Invest

small-tiles John Benfield | 16 May 2019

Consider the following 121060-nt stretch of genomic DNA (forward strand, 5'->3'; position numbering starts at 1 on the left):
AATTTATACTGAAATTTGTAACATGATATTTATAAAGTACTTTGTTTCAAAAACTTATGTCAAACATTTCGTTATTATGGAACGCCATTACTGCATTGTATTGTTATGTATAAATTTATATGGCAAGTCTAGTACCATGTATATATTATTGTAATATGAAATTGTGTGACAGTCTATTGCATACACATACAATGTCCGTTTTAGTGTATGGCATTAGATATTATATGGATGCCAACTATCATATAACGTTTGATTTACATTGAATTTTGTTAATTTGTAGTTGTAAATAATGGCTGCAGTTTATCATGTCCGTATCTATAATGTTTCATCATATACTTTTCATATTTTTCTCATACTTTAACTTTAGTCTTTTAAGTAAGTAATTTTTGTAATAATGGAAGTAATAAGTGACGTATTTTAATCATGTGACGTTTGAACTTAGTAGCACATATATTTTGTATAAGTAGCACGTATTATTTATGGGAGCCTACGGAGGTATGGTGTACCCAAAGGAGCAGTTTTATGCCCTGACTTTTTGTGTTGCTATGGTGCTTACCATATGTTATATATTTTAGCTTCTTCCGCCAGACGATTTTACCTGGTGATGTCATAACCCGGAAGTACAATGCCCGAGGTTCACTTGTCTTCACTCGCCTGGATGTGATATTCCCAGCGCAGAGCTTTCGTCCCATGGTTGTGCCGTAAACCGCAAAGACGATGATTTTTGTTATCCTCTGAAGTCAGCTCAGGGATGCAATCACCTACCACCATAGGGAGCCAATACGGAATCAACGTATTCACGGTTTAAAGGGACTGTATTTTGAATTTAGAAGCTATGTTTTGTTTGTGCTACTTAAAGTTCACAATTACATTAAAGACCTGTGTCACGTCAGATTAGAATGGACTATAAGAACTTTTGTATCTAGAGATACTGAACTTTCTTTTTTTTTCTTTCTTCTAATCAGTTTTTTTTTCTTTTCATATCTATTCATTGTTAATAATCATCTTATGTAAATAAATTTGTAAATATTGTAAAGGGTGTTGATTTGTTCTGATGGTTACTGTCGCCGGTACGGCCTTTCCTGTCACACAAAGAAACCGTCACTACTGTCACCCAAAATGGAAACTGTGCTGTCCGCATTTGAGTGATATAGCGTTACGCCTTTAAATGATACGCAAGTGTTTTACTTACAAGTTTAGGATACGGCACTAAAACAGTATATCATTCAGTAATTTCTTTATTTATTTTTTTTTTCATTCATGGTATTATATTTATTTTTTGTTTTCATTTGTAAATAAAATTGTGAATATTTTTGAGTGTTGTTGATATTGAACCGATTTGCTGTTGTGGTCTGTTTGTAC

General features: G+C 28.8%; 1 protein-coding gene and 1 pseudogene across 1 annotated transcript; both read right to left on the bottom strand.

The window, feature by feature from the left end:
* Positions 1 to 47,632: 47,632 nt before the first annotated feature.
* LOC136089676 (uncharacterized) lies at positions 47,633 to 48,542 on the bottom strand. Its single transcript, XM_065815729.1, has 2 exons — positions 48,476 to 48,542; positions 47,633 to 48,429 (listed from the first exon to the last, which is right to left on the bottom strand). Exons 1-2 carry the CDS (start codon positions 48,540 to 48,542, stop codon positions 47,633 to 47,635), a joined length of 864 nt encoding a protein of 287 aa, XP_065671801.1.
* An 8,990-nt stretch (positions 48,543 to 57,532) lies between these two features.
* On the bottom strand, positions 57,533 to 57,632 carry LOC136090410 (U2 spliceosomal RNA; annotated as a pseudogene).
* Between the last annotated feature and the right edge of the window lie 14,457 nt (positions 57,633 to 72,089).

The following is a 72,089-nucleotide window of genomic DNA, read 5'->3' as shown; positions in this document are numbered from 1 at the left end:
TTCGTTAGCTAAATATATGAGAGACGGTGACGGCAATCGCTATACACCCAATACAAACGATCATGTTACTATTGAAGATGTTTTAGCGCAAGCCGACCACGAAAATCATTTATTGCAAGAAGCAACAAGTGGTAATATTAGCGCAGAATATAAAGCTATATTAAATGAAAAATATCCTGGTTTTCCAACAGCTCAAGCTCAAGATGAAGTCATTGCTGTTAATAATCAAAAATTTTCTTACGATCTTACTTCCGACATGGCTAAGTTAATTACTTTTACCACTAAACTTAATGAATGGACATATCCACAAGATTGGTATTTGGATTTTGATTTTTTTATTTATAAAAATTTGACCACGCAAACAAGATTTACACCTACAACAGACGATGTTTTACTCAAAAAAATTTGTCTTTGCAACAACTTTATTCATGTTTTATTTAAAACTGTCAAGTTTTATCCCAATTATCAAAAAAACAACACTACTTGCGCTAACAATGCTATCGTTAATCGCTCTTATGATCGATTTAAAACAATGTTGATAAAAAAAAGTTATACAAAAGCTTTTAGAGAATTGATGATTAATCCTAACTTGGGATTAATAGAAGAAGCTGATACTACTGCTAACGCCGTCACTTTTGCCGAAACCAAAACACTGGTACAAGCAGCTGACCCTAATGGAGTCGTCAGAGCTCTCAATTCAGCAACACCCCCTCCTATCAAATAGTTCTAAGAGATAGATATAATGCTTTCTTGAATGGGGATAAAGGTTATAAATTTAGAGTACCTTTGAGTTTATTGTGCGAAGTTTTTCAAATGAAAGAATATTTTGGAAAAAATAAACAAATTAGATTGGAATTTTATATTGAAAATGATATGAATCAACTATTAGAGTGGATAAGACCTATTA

Times are changing. The world is moving toward an ethical, long-term sustainable way of investing. Forward-looking governments are increasingly emphasizing the role of financial markets in fostering sustainable development. Investor demand for responsible investment (RI) solutions has increased significantly, as observed by the growth of assets being allocated to RI-related investments. Combined with the shift toward low-cost equity index tracking, this has led to an increase in the number of RI indices that are now available. We expect RI indices to become an important first step in integrating environmental, social and corporate governance (ESG) considerations for many investors with existing passive or factor-based investments. At Mercer, we define Responsible Investment as the integration of ESG factors into investment management processes and ownership practices in the belief that these factors can have a material impact on financial performance. Meanwhile, in the GCC region, with efforts to diversify the economy, governments are gaining awareness around the importance of responsible investing. The GCC makes up four of the six Sovereign Wealth Funds (SWF), which founded the One Planet SWF Working Group in December 2017 at the occasion of the "One Planet Summit" in Paris. Within the UAE itself, numerous initiatives — such as The Green Economy for Sustainable Development and Green Agenda — are propelling the country into the future of responsible investing. In keeping with the diversification strategy, these initiatives support Vision 2030 by aligning with the nation's economic growth ambitions and environmental sustainability goals. Abu Dhabi is contributing to the agenda in a major way through various developments, such as Masdar City — a multi-billion dollar green energy project.1 Meanwhile, Dubai set up an energy and environment park called Enpark — a Free Zone for clean energy and environmental technology companies.2 As the business case for responsible investing gets stronger in the GCC, there is a growing demand for incorporating ESG factors or sustainability themes into investment decisions and processes. Institutions are factoring the benefits of responsible investing, not only to their investments but also to their reputation and bottom line. Sustainable investing offers attractive opportunities to tap into the growth potential of companies providing solutions to various challenges of resource scarcity, demographic changes and changes in the evolving policy responses to a range of environmental and social issues. Studies and industry evidence have shown the benefits of integrating ESG factors on the company's long-term performance. For example, Deutsche Bank reviewed more than 100 academic studies in 2012 and concluded that companies with higher ESG ratings had a lower cost of capital in terms of debt and equity. Another study in 2015 by Hsu (Professor at the National Taichung University of Science and Technology, Taiwan) and Cheng (Professor at the National Chung Hsing University, Taiwan) found that socially responsible firms perform better in terms of credit ratings and have lower credit risk.3 With companies operating against the setting of public concerns around environmental and social issues, incorporating ESG considerations is now also considered best practice. Employees increasingly want to work for and invest in companies that make a positive environmental impact. Global initiatives and bodies, such as the CFA Institute, have highlighted the financial and reputational risks of not taking ESG considerations into account. While the GCC is beginning to understand the benefits of applying ESG, the region hasn't been too far from its concept. Sharia-compliant investing has been around for the last two decades. Both frameworks apply the negative screening approach and seek investments which provide a sustainable return. With the combination of ESG factors and Sharia screening, Islamic investors can improve investment performance while meeting social and environmental goals at the same time. As the UAE is now focusing on diversifying its investments, it can highly benefit from creating a responsible investing market and culture where strategy and processes go hand-in-hand as important steps for successful integration. When seeking sustainable growth, an additional layer of insight and oversight is extremely crucial to mitigate emerging risks, like climate change. To that end, implementing ESG assessments will help set clear KPIs and identify where and how projects generate value and mitigate risks associated with them. For example, Mercer applies an Investment Framework for Sustainable Growth with its clients, which distinguishes between the financial implications (risks) associated with environmental, social and corporate governance factors and the growth opportunities in industries most directly affected by sustainability issues. Measuring impact and mitigating risks has become increasingly important and represents a strong investment governance process. The benefits of adopting ESG are numerous. While the GCC has started with the implementation of ESG principles, more work still needs to be done in making sure governments are fully engaged with stakeholders, including investors, and strategies are aligned across the region. Regulatory pressures to meet global standards of ESG integration will only increase in the coming years. Instead of hiding from it, it is time for companies, investors and governments to come together and define a way of working that moves the GCC forward in terms of responsible investing and sustainable growth. 1Carvalho, Stanley, "Abu Dhabi To Invest $15 Billion in Green Energy," Reuters, January 21, 2008, https://www.reuters.com/article/environment-emirates-energy-green-dc/abu-dhabi-to-invest-15-billion-in-green-energy-idUSL2131306920080121 2Energy and Environment Park:Setup Your Company In Enpark, UAE Freezone Setup, https://www.uaefreezonesetup.com/enpark-freezone 3Chen, Yu-Cheng and Hsu, Feng Jui, "Is a Firm's Financial Risk Associated With Corporate Social Responsibility?"Emerald City, 2015, https://www.emeraldinsight.com/doi/abs/10.1108/MD-02-2015-0047